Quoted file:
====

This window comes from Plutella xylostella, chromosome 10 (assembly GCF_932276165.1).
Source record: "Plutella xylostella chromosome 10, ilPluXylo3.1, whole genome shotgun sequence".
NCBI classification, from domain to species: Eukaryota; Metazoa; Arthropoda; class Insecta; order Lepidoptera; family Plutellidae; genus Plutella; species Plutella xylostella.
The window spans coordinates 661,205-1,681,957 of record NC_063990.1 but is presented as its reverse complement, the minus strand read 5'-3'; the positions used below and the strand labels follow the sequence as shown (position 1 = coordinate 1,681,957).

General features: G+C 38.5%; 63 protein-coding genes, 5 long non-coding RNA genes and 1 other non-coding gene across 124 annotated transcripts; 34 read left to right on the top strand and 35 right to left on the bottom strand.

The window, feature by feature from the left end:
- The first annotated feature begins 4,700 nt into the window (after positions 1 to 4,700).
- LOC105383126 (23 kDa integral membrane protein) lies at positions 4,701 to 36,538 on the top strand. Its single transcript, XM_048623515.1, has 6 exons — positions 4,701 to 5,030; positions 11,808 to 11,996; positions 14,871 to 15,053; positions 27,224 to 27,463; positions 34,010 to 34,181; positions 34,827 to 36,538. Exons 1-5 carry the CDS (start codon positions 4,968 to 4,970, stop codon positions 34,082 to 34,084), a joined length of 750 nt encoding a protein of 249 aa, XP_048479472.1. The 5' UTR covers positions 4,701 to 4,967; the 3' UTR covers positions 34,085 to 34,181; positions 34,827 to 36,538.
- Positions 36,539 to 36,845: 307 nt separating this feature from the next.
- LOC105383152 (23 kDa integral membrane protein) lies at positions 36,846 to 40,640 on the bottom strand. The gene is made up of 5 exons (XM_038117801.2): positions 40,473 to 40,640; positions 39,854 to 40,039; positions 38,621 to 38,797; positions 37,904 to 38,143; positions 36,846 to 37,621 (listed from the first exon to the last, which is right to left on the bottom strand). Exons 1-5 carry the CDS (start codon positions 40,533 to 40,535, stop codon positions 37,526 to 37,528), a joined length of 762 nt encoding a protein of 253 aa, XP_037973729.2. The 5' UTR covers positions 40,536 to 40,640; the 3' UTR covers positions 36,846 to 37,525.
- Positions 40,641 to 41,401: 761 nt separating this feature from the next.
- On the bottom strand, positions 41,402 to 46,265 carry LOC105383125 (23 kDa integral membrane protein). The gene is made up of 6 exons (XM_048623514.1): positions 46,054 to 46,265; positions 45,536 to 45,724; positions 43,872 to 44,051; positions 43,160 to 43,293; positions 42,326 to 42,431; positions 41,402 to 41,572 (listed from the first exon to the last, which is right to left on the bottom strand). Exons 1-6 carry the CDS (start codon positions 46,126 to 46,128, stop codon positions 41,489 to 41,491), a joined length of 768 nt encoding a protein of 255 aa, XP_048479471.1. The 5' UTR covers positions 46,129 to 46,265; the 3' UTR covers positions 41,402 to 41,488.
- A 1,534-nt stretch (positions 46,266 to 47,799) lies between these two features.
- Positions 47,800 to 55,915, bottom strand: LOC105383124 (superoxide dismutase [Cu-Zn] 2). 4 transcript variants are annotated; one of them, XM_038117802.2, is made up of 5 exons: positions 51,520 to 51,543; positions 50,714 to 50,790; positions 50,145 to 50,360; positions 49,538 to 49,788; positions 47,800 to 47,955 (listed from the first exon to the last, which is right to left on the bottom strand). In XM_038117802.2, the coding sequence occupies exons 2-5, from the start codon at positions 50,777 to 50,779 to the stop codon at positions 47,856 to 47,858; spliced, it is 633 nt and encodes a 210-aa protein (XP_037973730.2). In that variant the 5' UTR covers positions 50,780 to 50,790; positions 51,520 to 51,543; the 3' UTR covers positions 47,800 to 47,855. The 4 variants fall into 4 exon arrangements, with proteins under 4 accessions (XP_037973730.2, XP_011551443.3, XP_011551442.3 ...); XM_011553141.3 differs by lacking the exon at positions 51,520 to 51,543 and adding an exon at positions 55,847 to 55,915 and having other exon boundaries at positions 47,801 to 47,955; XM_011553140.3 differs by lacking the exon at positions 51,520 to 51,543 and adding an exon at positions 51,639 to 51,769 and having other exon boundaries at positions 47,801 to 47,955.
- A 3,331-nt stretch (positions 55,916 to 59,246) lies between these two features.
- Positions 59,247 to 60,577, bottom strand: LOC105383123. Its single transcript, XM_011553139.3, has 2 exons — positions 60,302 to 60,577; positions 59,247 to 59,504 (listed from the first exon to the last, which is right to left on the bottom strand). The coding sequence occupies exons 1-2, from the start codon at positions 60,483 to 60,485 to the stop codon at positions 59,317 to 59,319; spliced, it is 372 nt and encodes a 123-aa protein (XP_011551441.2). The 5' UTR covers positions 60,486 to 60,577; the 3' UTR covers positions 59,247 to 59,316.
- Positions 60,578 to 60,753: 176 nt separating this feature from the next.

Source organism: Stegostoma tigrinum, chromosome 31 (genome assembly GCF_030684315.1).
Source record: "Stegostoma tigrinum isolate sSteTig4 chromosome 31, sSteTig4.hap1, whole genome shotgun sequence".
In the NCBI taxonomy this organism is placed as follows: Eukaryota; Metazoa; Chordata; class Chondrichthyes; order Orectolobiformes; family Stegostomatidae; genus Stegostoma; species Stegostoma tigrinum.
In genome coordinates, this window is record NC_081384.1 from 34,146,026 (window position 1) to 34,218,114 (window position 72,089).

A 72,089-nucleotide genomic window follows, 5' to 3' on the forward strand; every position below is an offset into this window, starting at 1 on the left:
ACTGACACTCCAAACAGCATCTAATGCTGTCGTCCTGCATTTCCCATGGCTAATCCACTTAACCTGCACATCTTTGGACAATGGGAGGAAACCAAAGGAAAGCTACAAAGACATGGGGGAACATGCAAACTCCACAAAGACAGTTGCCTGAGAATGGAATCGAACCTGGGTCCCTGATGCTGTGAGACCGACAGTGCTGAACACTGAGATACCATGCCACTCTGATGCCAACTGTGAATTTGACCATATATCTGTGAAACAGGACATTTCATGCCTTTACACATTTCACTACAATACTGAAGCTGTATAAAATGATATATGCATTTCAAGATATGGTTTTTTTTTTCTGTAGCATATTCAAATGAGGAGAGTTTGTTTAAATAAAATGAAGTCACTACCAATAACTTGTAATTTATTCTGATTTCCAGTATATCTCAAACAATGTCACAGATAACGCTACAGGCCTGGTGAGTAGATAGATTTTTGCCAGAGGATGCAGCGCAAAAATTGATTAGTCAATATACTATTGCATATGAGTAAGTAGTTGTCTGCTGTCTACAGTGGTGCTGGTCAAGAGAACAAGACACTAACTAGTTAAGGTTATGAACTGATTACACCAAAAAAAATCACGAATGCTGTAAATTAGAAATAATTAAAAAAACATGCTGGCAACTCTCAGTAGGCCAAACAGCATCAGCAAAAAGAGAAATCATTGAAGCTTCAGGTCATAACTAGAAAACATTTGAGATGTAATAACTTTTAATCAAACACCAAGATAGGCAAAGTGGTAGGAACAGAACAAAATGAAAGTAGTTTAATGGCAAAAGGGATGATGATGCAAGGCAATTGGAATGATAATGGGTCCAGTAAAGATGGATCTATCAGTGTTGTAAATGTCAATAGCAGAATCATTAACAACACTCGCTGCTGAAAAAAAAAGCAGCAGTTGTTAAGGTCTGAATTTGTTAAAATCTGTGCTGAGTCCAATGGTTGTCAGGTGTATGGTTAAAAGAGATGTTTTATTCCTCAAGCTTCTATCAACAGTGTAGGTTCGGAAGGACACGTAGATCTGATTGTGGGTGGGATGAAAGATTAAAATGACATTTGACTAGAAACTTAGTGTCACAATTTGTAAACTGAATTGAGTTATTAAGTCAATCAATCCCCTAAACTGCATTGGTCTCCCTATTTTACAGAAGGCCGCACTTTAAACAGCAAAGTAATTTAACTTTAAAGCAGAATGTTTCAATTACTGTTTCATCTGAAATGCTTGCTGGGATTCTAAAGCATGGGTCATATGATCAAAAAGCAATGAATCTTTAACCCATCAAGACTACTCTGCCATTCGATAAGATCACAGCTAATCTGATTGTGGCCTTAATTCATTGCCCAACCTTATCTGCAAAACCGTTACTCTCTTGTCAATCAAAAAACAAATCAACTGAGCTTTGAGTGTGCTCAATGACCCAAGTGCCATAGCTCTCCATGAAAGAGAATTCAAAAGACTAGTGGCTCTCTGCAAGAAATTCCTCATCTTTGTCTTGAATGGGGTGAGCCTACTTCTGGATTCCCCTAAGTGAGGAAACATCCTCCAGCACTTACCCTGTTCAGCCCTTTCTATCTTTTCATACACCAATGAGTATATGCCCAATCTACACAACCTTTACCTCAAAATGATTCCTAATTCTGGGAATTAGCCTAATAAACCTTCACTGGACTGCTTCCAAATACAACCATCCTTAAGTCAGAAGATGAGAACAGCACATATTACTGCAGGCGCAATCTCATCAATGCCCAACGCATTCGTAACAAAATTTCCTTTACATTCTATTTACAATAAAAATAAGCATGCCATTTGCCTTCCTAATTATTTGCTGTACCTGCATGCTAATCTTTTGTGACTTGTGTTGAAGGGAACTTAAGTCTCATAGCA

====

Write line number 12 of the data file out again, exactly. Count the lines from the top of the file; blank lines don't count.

- On the bottom strand, positions 41,402 to 46,265 carry LOC105383125 (23 kDa integral membrane protein). The gene is made up of 6 exons (XM_048623514.1): positions 46,054 to 46,265; positions 45,536 to 45,724; positions 43,872 to 44,051; positions 43,160 to 43,293; positions 42,326 to 42,431; positions 41,402 to 41,572 (listed from the first exon to the last, which is right to left on the bottom strand). Exons 1-6 carry the CDS (start codon positions 46,126 to 46,128, stop codon positions 41,489 to 41,491), a joined length of 768 nt encoding a protein of 255 aa, XP_048479471.1. The 5' UTR covers positions 46,129 to 46,265; the 3' UTR covers positions 41,402 to 41,488.